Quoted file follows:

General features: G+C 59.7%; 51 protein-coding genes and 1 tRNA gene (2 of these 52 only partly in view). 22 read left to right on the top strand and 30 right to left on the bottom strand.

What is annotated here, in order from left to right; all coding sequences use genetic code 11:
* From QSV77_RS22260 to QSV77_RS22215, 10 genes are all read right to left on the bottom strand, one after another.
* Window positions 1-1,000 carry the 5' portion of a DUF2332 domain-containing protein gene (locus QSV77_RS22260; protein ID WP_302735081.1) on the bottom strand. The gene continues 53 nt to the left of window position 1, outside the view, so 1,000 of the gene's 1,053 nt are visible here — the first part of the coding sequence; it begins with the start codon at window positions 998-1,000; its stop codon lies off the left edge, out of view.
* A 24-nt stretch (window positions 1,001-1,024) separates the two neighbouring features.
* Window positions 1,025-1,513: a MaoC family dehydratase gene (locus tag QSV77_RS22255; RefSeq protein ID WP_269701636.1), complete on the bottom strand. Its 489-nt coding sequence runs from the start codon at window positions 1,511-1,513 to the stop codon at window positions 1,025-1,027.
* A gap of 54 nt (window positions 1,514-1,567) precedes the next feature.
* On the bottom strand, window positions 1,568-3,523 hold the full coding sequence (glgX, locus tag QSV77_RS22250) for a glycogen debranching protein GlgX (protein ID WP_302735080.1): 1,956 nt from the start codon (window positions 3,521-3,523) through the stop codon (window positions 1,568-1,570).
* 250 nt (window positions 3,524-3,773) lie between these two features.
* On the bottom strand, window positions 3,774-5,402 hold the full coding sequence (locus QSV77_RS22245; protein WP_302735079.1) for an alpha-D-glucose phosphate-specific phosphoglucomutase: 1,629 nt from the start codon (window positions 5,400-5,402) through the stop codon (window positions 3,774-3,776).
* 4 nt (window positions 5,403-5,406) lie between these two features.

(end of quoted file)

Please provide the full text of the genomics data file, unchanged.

General features: G+C 59.7%; 51 protein-coding genes and 1 tRNA gene (2 of these 52 only partly in view). 22 read left to right on the top strand and 30 right to left on the bottom strand.

What is annotated here, in order from left to right; all coding sequences use genetic code 11:
* From QSV77_RS22260 to QSV77_RS22215, 10 genes are all read right to left on the bottom strand, one after another.
* Window positions 1-1,000 carry the 5' portion of a DUF2332 domain-containing protein gene (locus QSV77_RS22260; protein ID WP_302735081.1) on the bottom strand. The gene continues 53 nt to the left of window position 1, outside the view, so 1,000 of the gene's 1,053 nt are visible here — the first part of the coding sequence; it begins with the start codon at window positions 998-1,000; its stop codon lies off the left edge, out of view.
* A 24-nt stretch (window positions 1,001-1,024) separates the two neighbouring features.
* Window positions 1,025-1,513: a MaoC family dehydratase gene (locus tag QSV77_RS22255; RefSeq protein ID WP_269701636.1), complete on the bottom strand. Its 489-nt coding sequence runs from the start codon at window positions 1,511-1,513 to the stop codon at window positions 1,025-1,027.
* A gap of 54 nt (window positions 1,514-1,567) precedes the next feature.
* On the bottom strand, window positions 1,568-3,523 hold the full coding sequence (glgX, locus tag QSV77_RS22250) for a glycogen debranching protein GlgX (protein ID WP_302735080.1): 1,956 nt from the start codon (window positions 3,521-3,523) through the stop codon (window positions 1,568-1,570).
* 250 nt (window positions 3,524-3,773) lie between these two features.
* On the bottom strand, window positions 3,774-5,402 hold the full coding sequence (locus QSV77_RS22245; protein WP_302735079.1) for an alpha-D-glucose phosphate-specific phosphoglucomutase: 1,629 nt from the start codon (window positions 5,400-5,402) through the stop codon (window positions 3,774-3,776).
* 4 nt (window positions 5,403-5,406) lie between these two features.